Farmers market opens Saturday

First season in market’s new home inside Franklin Park
Tim Ryan

The Shawano Farmers Market will reach a milestone Saturday as it opens its 2019 season firmly situated for the first time within the boundaries of its new home at Franklin Park.
“We’re very excited about it,” said farmers market board member Bob Dumke. “We think it’s a much more market-friendly environment.”
The market began in Shawano in 2008 in the parking lot at City Hall before moving several years ago to the outskirts of the still-undeveloped Franklin Park along Washington Street.
This year, visitors will be able to stroll through the park where the vendors will be located and relax at picnic tables or on benches while they enjoy the music being presented in the park’s amphitheatre.
“We have the bandshell now instead of just a couple tents and chairs, so we can put on greater activities there. It’s much more customer-friendly,” Dumke said.
Opening day for this Saturday’s farmers market, which runs 8 a.m. until noon Saturdays through Oct. 5, will include Yoga in the Park, music by Arthur Boucher and the FRESH Project’s annual 5K Scrabble Fun Walk/Run.
“Everyone had such a great time at last year’s event and we were asked to bring the fun run/walk back again to start off this year’s Shawano Farmers Market.” said Barb Mendoza, FRESH Project executive director. “Everyone comes out a winner with a great walk or run through town, a free t-shirt, and fun playing a game together.”
The 5K route is all in town and includes five booths where walkers and runners can learn about the FRESH Project and collect Scrabble. Once someone completes the 5K the route, they’ll place their letters on the Scrabble board and try to spell a word. The person with the most points from their word will be the grand prize winner.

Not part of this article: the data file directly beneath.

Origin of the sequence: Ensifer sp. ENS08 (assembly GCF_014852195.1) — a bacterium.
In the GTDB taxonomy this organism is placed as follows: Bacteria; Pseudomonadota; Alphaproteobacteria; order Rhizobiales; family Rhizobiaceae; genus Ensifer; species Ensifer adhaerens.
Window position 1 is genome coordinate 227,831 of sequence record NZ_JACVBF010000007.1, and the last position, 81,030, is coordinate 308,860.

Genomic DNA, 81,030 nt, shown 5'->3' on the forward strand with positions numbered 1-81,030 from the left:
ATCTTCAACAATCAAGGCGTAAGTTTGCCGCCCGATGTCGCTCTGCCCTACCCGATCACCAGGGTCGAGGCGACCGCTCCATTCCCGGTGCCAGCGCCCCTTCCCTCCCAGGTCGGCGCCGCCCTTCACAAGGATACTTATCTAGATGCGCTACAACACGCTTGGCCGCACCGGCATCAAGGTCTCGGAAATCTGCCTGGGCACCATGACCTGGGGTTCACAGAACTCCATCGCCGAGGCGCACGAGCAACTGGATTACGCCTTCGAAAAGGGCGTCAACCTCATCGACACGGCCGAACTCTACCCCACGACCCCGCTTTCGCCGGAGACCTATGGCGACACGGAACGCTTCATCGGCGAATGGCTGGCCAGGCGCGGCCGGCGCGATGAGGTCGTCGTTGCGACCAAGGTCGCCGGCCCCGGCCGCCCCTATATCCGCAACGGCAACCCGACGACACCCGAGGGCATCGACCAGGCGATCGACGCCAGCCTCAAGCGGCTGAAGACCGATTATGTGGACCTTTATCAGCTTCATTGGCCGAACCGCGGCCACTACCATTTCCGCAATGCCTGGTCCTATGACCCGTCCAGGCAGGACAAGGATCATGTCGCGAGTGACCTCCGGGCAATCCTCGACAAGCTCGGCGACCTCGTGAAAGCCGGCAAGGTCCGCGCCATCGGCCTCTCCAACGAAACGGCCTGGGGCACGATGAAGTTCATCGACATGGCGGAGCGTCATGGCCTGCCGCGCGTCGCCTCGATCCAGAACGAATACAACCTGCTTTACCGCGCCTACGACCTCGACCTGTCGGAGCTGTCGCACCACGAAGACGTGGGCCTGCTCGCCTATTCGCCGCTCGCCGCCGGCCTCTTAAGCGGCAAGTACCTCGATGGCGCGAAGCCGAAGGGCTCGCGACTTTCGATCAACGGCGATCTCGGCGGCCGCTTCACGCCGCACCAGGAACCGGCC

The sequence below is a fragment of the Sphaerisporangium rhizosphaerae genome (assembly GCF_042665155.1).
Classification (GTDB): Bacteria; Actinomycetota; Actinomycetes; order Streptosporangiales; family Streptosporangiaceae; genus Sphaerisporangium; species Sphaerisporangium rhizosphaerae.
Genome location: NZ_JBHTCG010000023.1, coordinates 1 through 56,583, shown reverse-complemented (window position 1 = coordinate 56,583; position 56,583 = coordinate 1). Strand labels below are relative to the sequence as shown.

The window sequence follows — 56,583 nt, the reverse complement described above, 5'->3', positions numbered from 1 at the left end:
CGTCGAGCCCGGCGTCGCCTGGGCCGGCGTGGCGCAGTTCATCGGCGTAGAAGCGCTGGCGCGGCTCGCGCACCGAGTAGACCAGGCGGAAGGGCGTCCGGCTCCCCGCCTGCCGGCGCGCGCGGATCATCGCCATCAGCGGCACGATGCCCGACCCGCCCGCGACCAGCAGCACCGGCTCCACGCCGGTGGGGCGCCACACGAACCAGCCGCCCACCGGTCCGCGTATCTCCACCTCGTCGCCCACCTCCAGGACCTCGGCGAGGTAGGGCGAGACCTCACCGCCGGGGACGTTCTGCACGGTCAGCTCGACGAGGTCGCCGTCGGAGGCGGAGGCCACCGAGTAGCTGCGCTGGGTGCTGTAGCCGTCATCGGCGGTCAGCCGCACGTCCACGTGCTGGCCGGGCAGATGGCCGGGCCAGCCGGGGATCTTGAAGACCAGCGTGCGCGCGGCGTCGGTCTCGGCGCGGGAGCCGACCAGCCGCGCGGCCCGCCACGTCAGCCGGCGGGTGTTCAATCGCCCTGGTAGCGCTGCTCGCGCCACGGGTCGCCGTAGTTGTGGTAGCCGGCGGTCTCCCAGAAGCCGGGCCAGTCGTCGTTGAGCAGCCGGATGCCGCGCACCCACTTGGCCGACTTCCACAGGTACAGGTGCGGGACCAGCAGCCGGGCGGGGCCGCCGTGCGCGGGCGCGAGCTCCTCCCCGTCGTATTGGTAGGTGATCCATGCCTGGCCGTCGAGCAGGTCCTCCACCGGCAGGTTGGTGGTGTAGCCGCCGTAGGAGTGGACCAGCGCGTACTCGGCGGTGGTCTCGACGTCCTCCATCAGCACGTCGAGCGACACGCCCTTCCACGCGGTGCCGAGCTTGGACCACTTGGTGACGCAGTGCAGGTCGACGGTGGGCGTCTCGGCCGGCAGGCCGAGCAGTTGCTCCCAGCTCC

The Fun Walk/Run is a fundraiser for the FRESH Project, which is working to make ensure everyone in the community has access to good food.
This weekend’s market will also provide a fundraiser for Shawano Area Matthew 25 and its new homeless shelter.
The market provides a free booth to a nonprofit group each week.
Also new this year is the farmers market seedling program.
“It’s an exciting new initiative we have undertaken to introduce new people to the market,” Dumke said.
It basically allows a vendor one free week to see if it pays to be at the market.
“We’re offering a first-time free stall to anybody who wishes to sample the market,” Dumke said. “And to make it equitable, we’ve given one week free to each of our ongoing vendors so everybody has gotten the same value.”
The market moved to the eastern edge of Franklin Park in 2014, but the park was still undeveloped then and didn’t provide anything more behind the vendors than a large grass field.
“It didn’t provide spaces for the vendors to line up. It didn’t provide electrical needs. It didn’t provide avenues for people to flow through,” said Matt Hendricks, park and recreation director.
Electrical components were added last year as part of the first phase of the Franklin Park redevelopment, along with some additional parking stalls.
This year, vendors will be able to set up within the park, along a walkways between the new amphitheatre and the park’s water feature.
“Performers will be able to use the amphitheatre, which gets them elevated and provides electrical and lights,” Hendricks said. “There’s built-in seating, benches, a seating wall around the water feature. Hopefully people can cruise through and sit and find a place to enjoy the park, listen to music and buy additional farmers goods.”
The new arrangement doesn’t come without some logistical challenges, however.
Vendors who used to be able to unload their goods at stalls on the street now have to transport them into booths inside the park.
“It’s a little more work for I think the majority of them,” Dumke said. “But we are going to do everything in our power to help them accomplish that. We have actually gone out and purchased some transport carts to help them move their merchandise and we’re going to try to have some hands-on people there to help as well until we work out all the wrinkles.”